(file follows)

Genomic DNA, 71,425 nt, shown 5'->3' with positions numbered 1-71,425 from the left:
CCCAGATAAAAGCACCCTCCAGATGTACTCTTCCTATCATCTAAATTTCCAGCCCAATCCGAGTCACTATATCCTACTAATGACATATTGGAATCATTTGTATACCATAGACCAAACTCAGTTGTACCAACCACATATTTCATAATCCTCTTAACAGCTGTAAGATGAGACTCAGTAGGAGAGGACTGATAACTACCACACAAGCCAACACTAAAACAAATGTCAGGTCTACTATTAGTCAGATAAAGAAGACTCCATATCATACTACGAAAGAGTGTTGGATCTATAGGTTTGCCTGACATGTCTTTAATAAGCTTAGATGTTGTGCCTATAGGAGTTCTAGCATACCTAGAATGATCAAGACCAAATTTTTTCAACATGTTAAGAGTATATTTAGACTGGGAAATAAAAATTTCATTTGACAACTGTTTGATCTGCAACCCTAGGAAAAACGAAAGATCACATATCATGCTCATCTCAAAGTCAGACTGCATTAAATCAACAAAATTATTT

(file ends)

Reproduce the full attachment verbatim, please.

Genomic DNA, 71,425 nt, shown 5'->3' with positions numbered 1-71,425 from the left:
CCCAGATAAAAGCACCCTCCAGATGTACTCTTCCTATCATCTAAATTTCCAGCCCAATCCGAGTCACTATATCCTACTAATGACATATTGGAATCATTTGTATACCATAGACCAAACTCAGTTGTACCAACCACATATTTCATAATCCTCTTAACAGCTGTAAGATGAGACTCAGTAGGAGAGGACTGATAACTACCACACAAGCCAACACTAAAACAAATGTCAGGTCTACTATTAGTCAGATAAAGAAGACTCCATATCATACTACGAAAGAGTGTTGGATCTATAGGTTTGCCTGACATGTCTTTAATAAGCTTAGATGTTGTGCCTATAGGAGTTCTAGCATACCTAGAATGATCAAGACCAAATTTTTTCAACATGTTAAGAGTATATTTAGACTGGGAAATAAAAATTTCATTTGACAACTGTTTGATCTGCAACCCTAGGAAAAACGAAAGATCACATATCATGCTCATCTCAAAGTCAGACTGCATTAAATCAACAAAATTATTT